US House backs removal of ‘most favored’ trade status for Russia, Belarus By Reuters

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© . Ukraine’s largest market Barabashovo is set on fire after shelling during the Russian attack on Ukraine, in Kharkiv, Ukraine, March 17, 2022. REUTERS/Vitalii Hnidyi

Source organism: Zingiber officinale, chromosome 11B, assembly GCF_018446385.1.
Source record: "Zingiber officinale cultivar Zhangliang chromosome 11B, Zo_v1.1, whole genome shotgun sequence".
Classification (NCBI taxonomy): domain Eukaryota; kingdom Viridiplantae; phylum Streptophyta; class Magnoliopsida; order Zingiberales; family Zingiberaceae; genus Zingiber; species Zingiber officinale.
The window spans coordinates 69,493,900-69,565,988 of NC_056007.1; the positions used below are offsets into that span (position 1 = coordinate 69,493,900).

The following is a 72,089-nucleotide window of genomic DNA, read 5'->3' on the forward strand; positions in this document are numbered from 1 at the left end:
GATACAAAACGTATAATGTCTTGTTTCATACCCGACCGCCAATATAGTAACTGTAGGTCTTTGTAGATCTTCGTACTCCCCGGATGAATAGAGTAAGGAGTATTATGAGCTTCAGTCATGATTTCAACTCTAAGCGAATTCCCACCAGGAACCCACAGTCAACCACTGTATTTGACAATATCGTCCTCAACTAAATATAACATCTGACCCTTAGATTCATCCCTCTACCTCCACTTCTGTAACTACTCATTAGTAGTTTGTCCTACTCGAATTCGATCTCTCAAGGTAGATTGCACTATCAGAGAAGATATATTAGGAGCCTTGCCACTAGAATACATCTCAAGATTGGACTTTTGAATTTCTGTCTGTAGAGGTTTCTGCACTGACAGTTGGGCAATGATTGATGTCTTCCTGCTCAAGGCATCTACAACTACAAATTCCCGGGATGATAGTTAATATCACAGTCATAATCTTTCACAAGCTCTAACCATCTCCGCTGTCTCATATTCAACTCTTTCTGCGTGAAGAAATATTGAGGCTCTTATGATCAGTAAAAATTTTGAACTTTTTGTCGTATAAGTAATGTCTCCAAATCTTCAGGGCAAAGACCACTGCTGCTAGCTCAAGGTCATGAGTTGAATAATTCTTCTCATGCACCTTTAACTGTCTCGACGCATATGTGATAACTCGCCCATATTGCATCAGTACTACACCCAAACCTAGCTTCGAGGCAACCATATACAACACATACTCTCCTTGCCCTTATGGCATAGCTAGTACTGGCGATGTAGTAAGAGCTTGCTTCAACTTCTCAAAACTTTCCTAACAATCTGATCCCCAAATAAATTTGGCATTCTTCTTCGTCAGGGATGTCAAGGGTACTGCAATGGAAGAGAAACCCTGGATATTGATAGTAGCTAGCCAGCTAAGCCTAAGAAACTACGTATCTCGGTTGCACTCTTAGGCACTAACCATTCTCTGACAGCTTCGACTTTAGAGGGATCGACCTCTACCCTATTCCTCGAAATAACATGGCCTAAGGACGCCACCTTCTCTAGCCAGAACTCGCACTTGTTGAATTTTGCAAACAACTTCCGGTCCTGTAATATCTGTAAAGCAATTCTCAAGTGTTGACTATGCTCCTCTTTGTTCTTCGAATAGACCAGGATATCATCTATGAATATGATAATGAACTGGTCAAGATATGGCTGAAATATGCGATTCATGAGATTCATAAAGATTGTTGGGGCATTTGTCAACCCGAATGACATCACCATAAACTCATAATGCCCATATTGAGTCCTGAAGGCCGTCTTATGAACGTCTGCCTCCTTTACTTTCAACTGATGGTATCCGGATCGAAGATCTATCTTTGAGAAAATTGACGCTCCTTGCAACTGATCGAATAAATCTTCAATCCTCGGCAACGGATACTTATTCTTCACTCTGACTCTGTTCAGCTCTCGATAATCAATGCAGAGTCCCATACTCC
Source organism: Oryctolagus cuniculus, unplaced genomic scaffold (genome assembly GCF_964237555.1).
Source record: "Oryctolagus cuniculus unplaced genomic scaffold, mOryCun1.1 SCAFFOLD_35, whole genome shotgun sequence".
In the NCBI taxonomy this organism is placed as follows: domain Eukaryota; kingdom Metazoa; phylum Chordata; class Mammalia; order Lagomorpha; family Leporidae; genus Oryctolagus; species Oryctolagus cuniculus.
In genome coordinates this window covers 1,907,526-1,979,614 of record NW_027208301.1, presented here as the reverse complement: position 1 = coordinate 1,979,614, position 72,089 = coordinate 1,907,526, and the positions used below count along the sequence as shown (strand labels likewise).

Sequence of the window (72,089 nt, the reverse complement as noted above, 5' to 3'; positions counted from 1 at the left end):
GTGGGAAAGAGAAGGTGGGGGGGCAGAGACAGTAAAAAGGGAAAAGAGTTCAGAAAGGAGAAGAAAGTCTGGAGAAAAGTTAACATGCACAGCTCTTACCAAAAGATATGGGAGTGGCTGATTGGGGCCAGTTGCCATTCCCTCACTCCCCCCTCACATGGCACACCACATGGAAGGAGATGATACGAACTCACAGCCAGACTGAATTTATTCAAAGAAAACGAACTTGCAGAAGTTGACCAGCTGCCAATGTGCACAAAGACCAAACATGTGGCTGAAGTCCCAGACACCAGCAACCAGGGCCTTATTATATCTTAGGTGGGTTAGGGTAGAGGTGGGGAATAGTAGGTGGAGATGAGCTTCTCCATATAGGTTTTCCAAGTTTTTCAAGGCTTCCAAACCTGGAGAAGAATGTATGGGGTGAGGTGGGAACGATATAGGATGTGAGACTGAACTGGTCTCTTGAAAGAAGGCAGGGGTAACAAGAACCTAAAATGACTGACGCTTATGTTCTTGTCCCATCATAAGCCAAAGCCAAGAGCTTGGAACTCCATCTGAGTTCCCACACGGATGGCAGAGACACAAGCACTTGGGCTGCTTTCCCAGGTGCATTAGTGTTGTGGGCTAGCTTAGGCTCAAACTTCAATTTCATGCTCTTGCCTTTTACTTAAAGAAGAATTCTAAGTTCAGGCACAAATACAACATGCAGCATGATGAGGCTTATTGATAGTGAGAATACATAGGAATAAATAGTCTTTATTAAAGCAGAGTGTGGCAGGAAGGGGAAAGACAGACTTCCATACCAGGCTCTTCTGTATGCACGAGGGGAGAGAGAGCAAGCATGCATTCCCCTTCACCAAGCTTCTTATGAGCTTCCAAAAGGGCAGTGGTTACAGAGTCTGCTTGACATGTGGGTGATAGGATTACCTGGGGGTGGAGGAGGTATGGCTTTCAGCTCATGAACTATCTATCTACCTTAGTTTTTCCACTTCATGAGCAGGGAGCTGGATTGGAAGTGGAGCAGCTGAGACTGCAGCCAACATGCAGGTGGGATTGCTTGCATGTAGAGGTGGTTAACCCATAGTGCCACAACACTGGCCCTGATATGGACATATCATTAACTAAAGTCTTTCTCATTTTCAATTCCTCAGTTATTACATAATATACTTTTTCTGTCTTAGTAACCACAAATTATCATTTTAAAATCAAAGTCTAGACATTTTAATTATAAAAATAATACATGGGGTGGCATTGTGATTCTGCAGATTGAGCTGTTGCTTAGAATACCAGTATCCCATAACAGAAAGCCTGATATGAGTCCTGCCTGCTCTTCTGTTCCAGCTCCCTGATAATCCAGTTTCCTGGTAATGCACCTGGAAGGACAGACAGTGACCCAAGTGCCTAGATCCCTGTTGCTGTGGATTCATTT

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By Patricia Zengerle WASHINGTON () -The US House of Representatives on Thursday overwhelmingly backed legislation to lift the “most favored nation” trade status for Russia and Belarus in connection with the invasion of Ukraine, paving the way freed up for higher import tariffs from the countries. The Democrat-controlled House voted 424-8 to remove the status from Permanent Normal Trade Relations (PNTR), the latest attempt by Congress to put economic pressure on Moscow. To become law, the measure must also pass the Senate. Senate Democratic Majority Leader Chuck Schumer said it would pass through the Senate soon after House approval. The move to revoke Russia’s status at the World Trade Organization is being coordinated with similar efforts by other G7 democracies. It would automatically raise US tariffs to non-WTO tariffs on imports from Russia and authorize US President Joe Biden to declare higher tariffs on products from both Russia and Belarus. But after a ban on US imports of Russian energy products last week, the impact of the tariff status change could be largely symbolic, said Chad Bown, a senior fellow at the Peterson Institute for International Economics. “Looking at the data, we just don’t import a lot of stuff from Russia,” Bown said. According to World Bank data, the largest non-petroleum imports from Russia in 2020 were palladium, crude “pork” iron, rhodium, crude aluminum alloys, plywood and fertilizers. Palladium and rhodium are used in automotive catalytic converters. The House vote came a day after Ukrainian President Volodomyr Zelenskiy made an emotional address to Congress – via video link – asking for more support. Many lawmakers wore Ukrainian flag pins while voting. The measure would also expand the Global Magnitsky Human Rights Accountability Act, easing the imposition of sanctions on Russian officials for human rights violations. All eight “no” votes came from Republicans, some of whom said the Magnitsky provision gave the president too much power. “If we don’t stand up for human rights because of commercial interests, we lose all moral authority to stand up for human rights,” Democratic House Speaker Nancy Pelosi said, pushing for support for the bill. Republican Representative Victoria Spartan, the only Ukrainian-born member of Congress, said it was important to include Russia’s close ally, Belarus. “We cannot create a loophole where Putin will use Belarus to funnel money through it,” she said. The move also instructs U.S. Trade Representative Katherine Tai to use “the voice and influence of the United States at the WTO” to encourage other countries to suspend trade concessions to Russia and block Belarus’ accession to the trade organization. fuses. Disclaimer: Fusion Media would like to remind you that the data on this website is not necessarily real-time or accurate. All CFDs (Stocks, Indices, Futures) and Forex prices are not provided by exchanges but rather by market makers, and therefore prices may not be accurate and may differ from the actual market price meaning prices are indicative and not suitable for trading purposes . Therefore, Fusion Media does not bear any responsibility for any trading losses that you may incur as a result of using this data. Fusion Media or anyone associated with Fusion Media accepts no liability for any loss or damage resulting from reliance on any information, including data, quotes, charts and buy/sell signals on this website. Be fully informed about the risks and costs associated with trading the financial markets, it is one of the riskiest forms of investment possible.

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